Within the first several pages I found two sentences that sum up the book, “You need not use foul language to damn a man here. Just say that a day’s work would kill him, and you tore him down to the bald nothing.”

From the stories, we learn of countless workers suffering, many from lung disease due to poor filtration and ventilation in the mills. The men and women of the mills knew that working there was a potential death sentence but they felt they had no other choice.

One worker describes cotton so thick inside the mills that it limited visibility. Another describes having to eat lunch while cleaning the webs of cotton from their faces and picking cotton out of their food. The mill, local pharmacy, grocery store, and living accommodations all had the same ownership. It was the perfect way to leave workers indebted and unable to break the cycle of poverty. Earnings only covered enough to pay what was owed.

A third worker recalls being a kid with a mom who worked in the mill. He tells about the one day a week he spent most of the day inside. It was because that was the day his mother washed his only pair of underwear and he had to wait for them to dry. More discussion reveals that for town residents with missing fingers and mangled hands, it was no mystery that they must’ve been pulled into one of the mill machines.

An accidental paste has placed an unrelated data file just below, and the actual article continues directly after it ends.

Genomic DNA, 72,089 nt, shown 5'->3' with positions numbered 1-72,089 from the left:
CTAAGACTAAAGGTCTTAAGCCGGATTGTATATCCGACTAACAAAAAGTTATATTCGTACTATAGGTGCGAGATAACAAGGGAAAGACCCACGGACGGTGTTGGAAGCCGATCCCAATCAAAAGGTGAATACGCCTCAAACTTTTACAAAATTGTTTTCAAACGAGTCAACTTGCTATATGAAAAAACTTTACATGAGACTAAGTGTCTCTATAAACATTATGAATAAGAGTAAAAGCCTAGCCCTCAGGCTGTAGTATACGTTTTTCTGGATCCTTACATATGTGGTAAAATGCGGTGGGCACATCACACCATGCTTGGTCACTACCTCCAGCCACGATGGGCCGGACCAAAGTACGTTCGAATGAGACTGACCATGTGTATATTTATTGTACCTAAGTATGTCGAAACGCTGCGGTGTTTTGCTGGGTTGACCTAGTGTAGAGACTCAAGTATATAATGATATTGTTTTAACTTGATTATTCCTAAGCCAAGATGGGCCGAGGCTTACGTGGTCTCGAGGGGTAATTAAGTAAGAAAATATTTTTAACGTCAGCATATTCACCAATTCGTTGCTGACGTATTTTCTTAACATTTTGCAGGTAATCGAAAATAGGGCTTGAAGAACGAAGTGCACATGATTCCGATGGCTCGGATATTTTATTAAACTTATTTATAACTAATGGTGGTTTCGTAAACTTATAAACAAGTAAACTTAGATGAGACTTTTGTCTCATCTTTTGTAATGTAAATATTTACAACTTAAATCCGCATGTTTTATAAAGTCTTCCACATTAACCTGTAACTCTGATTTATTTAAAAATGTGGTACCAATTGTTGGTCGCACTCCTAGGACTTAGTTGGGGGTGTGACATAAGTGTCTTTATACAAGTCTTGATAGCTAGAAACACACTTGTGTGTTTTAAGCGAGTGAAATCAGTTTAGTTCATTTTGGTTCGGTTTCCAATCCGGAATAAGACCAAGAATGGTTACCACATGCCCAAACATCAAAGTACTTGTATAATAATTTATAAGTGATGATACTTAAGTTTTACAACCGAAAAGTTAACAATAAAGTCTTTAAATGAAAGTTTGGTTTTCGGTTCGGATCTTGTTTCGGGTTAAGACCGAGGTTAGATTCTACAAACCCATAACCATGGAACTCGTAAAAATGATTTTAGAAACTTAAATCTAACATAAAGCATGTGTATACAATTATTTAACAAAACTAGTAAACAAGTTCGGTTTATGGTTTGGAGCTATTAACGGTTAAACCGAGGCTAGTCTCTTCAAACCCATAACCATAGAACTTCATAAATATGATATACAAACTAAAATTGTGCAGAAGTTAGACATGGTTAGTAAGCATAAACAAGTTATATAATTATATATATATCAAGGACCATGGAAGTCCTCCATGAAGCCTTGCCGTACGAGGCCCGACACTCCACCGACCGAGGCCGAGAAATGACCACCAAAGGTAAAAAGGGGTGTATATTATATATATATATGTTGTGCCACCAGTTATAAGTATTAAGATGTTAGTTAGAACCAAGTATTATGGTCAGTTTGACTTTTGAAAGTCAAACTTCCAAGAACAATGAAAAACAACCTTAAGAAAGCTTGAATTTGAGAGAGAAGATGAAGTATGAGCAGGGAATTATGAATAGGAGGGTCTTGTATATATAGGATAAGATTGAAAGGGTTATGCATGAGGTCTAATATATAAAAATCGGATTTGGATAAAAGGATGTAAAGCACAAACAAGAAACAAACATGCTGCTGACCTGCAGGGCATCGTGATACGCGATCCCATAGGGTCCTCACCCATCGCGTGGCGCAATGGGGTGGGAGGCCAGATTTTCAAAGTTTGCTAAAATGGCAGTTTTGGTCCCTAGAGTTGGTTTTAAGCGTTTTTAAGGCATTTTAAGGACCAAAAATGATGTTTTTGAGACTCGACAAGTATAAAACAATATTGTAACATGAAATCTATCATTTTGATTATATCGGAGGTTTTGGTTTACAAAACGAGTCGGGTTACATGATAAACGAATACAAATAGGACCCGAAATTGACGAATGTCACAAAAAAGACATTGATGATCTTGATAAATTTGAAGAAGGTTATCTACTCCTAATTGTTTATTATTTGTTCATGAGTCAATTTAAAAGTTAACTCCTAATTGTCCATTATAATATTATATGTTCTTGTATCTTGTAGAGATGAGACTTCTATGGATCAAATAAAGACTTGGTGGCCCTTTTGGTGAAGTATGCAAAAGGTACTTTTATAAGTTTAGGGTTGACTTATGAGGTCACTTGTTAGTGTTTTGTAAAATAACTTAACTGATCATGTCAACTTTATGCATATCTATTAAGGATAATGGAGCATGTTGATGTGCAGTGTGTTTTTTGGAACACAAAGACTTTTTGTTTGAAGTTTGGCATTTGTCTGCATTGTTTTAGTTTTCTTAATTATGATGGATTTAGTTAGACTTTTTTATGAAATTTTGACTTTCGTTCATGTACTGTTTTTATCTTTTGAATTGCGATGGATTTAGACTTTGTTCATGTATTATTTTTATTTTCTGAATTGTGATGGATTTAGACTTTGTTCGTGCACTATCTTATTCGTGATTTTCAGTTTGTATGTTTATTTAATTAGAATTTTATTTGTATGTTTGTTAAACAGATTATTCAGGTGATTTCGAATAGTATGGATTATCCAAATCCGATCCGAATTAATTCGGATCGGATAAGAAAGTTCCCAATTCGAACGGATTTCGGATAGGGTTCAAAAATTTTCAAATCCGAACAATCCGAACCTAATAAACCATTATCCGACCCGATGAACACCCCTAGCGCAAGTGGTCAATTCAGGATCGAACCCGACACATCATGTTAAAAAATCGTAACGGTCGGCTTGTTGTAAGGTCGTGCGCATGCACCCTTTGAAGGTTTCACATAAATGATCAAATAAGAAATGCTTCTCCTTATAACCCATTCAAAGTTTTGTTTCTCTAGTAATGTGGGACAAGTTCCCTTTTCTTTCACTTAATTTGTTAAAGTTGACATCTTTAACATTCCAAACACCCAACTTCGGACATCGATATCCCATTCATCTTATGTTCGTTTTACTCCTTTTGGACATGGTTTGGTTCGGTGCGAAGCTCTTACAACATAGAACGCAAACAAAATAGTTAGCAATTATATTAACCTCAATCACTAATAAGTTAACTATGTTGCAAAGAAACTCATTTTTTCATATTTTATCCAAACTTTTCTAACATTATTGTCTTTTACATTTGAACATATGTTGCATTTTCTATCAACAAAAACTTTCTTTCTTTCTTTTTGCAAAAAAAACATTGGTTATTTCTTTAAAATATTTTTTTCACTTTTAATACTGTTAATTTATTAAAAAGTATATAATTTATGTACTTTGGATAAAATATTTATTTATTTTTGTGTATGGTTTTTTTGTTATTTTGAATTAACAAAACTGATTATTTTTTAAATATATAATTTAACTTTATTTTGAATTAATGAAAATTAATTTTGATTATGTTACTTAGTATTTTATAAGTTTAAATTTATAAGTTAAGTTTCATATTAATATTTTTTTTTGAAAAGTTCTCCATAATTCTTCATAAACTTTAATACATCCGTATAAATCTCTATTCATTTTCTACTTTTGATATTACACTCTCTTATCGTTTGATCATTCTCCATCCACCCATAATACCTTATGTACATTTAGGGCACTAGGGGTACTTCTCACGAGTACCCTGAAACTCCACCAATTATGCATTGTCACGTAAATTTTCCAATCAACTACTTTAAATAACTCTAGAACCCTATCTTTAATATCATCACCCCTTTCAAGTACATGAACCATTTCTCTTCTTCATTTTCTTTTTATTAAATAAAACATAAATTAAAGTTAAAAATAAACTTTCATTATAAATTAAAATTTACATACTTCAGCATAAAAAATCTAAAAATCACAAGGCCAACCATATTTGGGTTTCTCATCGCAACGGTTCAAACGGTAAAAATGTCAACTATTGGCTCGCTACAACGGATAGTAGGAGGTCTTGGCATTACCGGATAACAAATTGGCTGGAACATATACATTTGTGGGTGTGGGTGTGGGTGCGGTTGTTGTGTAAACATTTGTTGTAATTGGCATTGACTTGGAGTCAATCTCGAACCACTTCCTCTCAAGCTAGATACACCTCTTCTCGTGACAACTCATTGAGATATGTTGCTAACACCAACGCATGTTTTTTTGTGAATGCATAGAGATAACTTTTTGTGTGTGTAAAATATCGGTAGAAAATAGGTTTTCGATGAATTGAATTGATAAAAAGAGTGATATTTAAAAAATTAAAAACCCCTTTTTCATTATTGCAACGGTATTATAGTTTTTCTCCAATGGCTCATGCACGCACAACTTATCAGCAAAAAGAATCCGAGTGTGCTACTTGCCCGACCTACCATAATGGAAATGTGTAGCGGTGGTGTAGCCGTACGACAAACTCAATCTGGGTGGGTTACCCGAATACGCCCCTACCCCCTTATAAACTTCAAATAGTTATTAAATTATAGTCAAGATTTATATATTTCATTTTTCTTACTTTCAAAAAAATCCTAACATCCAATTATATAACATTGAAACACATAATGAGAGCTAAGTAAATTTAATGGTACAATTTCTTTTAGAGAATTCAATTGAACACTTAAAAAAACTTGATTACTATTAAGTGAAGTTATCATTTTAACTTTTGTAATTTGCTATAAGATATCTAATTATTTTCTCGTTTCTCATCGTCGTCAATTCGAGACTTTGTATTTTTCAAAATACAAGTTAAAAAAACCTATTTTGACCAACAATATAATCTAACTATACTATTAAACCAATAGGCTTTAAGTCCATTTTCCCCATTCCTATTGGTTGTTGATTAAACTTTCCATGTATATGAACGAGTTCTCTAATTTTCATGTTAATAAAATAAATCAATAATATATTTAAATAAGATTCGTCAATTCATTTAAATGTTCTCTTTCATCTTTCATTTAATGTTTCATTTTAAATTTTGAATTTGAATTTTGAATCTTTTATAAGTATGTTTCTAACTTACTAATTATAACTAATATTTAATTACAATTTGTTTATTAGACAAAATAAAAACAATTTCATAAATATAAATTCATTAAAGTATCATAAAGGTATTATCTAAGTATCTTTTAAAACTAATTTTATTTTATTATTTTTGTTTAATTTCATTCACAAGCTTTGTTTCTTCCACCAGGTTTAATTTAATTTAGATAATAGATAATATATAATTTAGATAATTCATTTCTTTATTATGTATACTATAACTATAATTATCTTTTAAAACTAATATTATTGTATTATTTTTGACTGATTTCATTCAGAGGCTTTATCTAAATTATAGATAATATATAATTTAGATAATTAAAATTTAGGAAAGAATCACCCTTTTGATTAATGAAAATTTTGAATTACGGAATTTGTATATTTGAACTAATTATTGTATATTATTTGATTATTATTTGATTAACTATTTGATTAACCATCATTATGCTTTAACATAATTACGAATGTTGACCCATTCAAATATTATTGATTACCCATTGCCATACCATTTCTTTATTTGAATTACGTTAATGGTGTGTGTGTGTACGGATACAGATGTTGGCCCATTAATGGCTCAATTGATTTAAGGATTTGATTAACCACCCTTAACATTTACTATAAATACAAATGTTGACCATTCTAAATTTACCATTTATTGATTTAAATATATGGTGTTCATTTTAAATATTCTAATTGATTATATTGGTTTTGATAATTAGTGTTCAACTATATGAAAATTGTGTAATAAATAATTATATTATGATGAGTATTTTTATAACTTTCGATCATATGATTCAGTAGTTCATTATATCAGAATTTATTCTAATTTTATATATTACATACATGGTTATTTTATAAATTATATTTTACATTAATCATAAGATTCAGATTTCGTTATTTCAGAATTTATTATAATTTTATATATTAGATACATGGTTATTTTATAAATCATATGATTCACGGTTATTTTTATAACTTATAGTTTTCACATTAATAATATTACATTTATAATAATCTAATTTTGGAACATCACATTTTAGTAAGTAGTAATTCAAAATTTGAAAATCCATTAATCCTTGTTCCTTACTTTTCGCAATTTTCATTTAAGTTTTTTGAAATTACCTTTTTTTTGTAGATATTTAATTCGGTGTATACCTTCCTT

The stories, all of them, are somber and unfortunately they stay with you for a while. The only good thing I can recall reading in this book is that the mill was finally demolished in 2006.  

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Sunday, September 8, 2013

September 2013 Books Galore!


Hey there! So I’m behind on the reviews but most of my activity has been happening over on the Facebook page. No worries! You haven’t missed anything major, only updates on what I’ve been reading. I may or may not post reviews on all of these but here’s what I’ve finished:

The Man Who Lived in an Eggcup by John Gamel, M.D
Things Fall Apart by Chinua Achebe
The Tempest Tales by Walter Mosley
Long Division by Kiese Laymon
The Most They Ever Had by Rick Bragg
Green Power: The Successful Way of A.G. Gaston by A.G. Gaston
P.G. County by Connie Briscoe
Breath, Eyes, Memory by Edwidge Danticat

And since I hit this reading spurt, I decided to line up a few reads. These include the books that I need to finish before they make it to the screen!

High Priority

Higher Priority
Ignore Everybody is actually a re-read for me but I feel like my creative juices are not flowing. Hopefully this book will help.

As a person that doesn’t follow any particular author’s work, I’m surprised find myself saying that I may have a favorite. Since discovering Edwidge Danticat at the Harlem Book Fair, I’m kind of obsessed with her novels. I’ve finished The Farming of Bones and Breath, Eyes, Memory. I am now reading Krik?Krak! I will attend her author event in D.C. next week. Excited!

Danticat's work

Whew! I think that’s enough for one post.

Did you discover any new authors this summer!?